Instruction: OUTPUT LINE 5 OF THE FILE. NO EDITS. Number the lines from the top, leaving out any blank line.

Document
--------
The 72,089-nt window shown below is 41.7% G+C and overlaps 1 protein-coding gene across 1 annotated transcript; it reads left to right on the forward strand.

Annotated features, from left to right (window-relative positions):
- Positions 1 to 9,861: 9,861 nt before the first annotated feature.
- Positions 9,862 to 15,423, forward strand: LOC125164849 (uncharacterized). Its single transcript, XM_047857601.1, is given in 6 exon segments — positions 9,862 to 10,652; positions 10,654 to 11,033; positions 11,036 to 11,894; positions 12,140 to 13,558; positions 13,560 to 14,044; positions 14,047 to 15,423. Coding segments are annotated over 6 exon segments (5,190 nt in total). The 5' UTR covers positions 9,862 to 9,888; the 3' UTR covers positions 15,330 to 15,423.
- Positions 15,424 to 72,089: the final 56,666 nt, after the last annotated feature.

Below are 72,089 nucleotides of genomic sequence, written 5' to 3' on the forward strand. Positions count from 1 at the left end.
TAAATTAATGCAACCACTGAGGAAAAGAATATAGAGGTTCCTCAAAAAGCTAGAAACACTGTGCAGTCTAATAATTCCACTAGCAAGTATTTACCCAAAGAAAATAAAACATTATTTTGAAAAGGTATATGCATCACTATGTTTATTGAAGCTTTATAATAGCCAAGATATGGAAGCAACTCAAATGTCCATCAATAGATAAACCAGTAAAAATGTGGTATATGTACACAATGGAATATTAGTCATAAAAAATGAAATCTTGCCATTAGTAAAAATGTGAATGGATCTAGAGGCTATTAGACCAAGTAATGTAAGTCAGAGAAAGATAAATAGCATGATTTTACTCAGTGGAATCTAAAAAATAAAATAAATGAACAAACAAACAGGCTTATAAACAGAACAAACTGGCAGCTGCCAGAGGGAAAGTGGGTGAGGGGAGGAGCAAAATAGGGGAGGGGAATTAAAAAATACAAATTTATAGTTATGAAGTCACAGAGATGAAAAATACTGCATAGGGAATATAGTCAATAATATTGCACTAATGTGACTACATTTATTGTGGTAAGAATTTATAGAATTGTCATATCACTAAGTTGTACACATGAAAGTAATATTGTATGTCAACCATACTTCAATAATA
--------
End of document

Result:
- Positions 15,424 to 72,089: the final 56,666 nt, after the last annotated feature.